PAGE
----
Designing a signature for the dollar bill

This is a job I wish they'd give me, but since it is unlikely, I posted my ideas on my blog. "The Treasury Secretary and the Calligrapher: "Dear Jack, I can help you sign that dollar....."
http://alphabetroadtrip.typepad.com/alphabetroadtrip/2013/01/when-handwr...
And you can see an excerpt at my typophile blog.

JamesM's picture

I wonder if that's his real, everyday signature, or if he just didn't want to make his real signature public due to worries about identity theft?

spark's picture

Ha! Great point.

John Hudson's picture

Thanks for posting this, Iskra. I enjoyed your alternative JL signatures very much. The Hancock is spectacular.

I am, as ever, bemused by the graphologist commentary on Lew's signature. After all these years, the total failure of graphological analysis in any controlled testing still has not managed to sink that ship.

JamesM's picture

Forgot to say that I liked your alternate signatures, Iskra!

spark's picture

Thanks James. (And John).Great fun to do something alive, no retouching, just wild ink
......

Nick Shinn's picture

That’s the man’s signature.
It is no more easy to fake than 99% of signatures.

spark's picture

Nick, did you look at the post? It's a story told through handwriting.

Nick Shinn's picture

Yes, it’s brilliant and I thoroughly enjoyed it, but rather presumptuous!

I’m afraid I must disagree with the premise that, “…he may need training if he wants a signature that will stand the test of time and popular opinion.”

That’s irrelevant. One’s signature is one’s signature, and the only thing that really matters when it’s put on official documents is authenticity; therefore, the key issue is whether it can be easily forged.

I suspect that popular opinion may be against his signature because people believe, mistakenly, that it is not sufficiently signature-ish, in the sense of being authentic—they think “it’s just loops, anyone could do that” —like the argument against modern art, “my kid could do that”. However, I don’t believe that anybody could do it, at least not to the same standard, applied to “normal” signatures, that would deceive an expert who can identify a personal style. (Nothing to do with graphology.) Even if he doesn’t always execute it with the same number of loops, the style is unique, le style, c’est l’homme.

Alternatively, does the signature indicate a lack of gravitas? Will he be like Zuckerberg, coming to work in his pajamas? John already answered that—graphology is a pseudo-science.

Furthermore, altering one’s signature to curry popular favor is dissembling, not a desirable quality in a public figure.


NWS

daverowland's picture

I never did master my signature. It looks different every time, and I can't even write it that fast. Reproducibility and speed seem to me the most important elements of a signature. Seems to me Jack has already got it nailed.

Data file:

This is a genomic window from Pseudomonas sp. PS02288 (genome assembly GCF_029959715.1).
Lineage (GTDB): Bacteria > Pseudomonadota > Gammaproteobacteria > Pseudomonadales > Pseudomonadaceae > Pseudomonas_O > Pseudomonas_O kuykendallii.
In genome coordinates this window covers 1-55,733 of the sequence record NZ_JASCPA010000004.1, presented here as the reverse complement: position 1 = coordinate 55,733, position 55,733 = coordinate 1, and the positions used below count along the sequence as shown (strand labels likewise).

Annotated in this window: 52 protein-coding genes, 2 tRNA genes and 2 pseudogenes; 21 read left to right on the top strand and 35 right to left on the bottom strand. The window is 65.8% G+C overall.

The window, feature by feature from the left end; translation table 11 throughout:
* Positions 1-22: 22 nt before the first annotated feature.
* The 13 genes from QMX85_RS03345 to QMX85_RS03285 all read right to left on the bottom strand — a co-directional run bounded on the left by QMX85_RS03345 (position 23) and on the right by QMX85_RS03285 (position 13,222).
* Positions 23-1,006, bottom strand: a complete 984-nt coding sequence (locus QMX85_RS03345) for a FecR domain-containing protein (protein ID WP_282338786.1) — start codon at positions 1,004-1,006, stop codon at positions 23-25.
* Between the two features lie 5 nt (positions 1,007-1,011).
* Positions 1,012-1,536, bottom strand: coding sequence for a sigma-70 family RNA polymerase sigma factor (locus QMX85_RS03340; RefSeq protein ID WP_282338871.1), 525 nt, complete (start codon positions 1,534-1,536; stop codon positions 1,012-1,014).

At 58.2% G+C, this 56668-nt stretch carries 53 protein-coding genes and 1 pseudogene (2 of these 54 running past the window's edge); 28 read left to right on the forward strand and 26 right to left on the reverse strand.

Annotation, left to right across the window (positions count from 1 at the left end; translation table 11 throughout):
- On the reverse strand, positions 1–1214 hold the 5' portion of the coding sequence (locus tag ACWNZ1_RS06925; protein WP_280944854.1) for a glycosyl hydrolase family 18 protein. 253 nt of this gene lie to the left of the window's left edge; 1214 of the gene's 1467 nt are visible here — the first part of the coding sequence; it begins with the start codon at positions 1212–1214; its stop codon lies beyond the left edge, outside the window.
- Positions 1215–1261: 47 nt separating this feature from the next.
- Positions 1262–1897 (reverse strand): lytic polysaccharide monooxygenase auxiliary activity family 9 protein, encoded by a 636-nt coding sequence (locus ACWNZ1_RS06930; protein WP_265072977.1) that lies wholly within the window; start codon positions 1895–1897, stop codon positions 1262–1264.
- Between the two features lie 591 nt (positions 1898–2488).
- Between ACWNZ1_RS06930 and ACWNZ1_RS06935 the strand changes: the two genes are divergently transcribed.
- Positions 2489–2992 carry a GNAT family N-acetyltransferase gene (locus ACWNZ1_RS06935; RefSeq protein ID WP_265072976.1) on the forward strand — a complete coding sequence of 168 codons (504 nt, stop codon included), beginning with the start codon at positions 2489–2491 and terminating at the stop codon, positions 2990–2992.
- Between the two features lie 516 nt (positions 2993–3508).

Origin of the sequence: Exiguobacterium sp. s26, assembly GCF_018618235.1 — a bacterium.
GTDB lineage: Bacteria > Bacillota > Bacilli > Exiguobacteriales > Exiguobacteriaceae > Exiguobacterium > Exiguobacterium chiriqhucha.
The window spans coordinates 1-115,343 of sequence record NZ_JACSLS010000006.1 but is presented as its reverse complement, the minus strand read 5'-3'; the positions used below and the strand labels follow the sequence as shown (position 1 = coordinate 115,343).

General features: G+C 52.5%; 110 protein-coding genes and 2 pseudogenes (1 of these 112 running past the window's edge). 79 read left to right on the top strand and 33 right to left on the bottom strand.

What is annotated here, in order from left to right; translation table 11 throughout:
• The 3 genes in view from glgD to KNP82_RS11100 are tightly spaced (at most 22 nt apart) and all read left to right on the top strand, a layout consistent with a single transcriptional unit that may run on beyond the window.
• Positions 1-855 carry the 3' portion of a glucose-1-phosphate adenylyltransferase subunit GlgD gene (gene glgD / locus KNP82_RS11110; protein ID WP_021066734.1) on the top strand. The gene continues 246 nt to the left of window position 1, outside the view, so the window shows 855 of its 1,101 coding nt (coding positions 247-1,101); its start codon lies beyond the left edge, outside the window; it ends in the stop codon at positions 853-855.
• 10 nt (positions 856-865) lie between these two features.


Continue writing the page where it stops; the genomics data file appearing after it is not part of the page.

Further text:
JamesM's picture

My signature is often illegible, but it contains the actual letters in my name, just written quickly. The loops that Jack Lew uses seem totally abstract; the equivalent of signing with a distinctive "X".

I still think it's conceivable (although probably unlikely) that he invented an abstract "public" signature, to avoid using his real signature on public documents. I was a victim of identity theft last year when someone opened bank accounts in my name and ran up thousands in debts. Somehow the crook knew my social security number, etc. Fortunately I was able to prove it wasn't me, but it was a real nightmare for a while.

Nick Shinn's picture

The loops that Jack Lew uses seem totally abstract; the equivalent of signing with a distinctive "X".

I’m not so sure.
One would have to test a variety of writers and assessors to determine whether it’s easy to detect forgeries of this signature.

oldnick's picture

One would have to test a variety of writers and assessors to determine whether it’s easy to detect forgeries of this signature.

Oh: you mean graphologists? Gotcha…

Nick Shinn's picture

Forensic typographers and lay persons, actually.

timd's picture

the key issue is whether it can be easily forged

But it isn’t, you do not have to produce a good forgery to get people to believe it in the first instance, even the victim, as long as it is confidently (and speedily) written.

Tim

Nick Shinn's picture

Well yes, any attempt at a forgery is a forgery, irrespective of the skill with which it’s done!

By easy, I meant one that doesn’t take a lot of skill to convince people that it’s authentic, in other words one that confounds close inspection by discriminating eyes.

So it doesn’t make sense to say that a bad forgery can convince people, because the proof of the pudding is in the eating, therefore a bad forgery that convinces people is a good forgery!

What you are saying is that a speedily and confidently written forgery can convince, even if a close study would reveal that it is by a different hand.

There appear to be two levels of discrimination:

1. Whether the reader is taken in by a quick glance
2. Whether the reader is capable of distinguishing authenticity by closer inspection

Certainly, any old signature, confidently rendered, will fool many readers (1), but what interests me is whether loopy Lew’s signature can be easily forged (both by skilled and unskilled writers) to deceive a close inspection by discriminating eyes (2)—forensic typographers, in fact!

JamesM's picture

My guess is that someone trying to forge his loopy signature would have the same classic problems that any forger encounters (uneven speed and pressure, pen lifts, hesitation, etc). Might be easy to fool the average person but probably not the expert.

(I'm assuming that his loopy signature is consistent over time, and not just a random series of loops that is written differently each time.)

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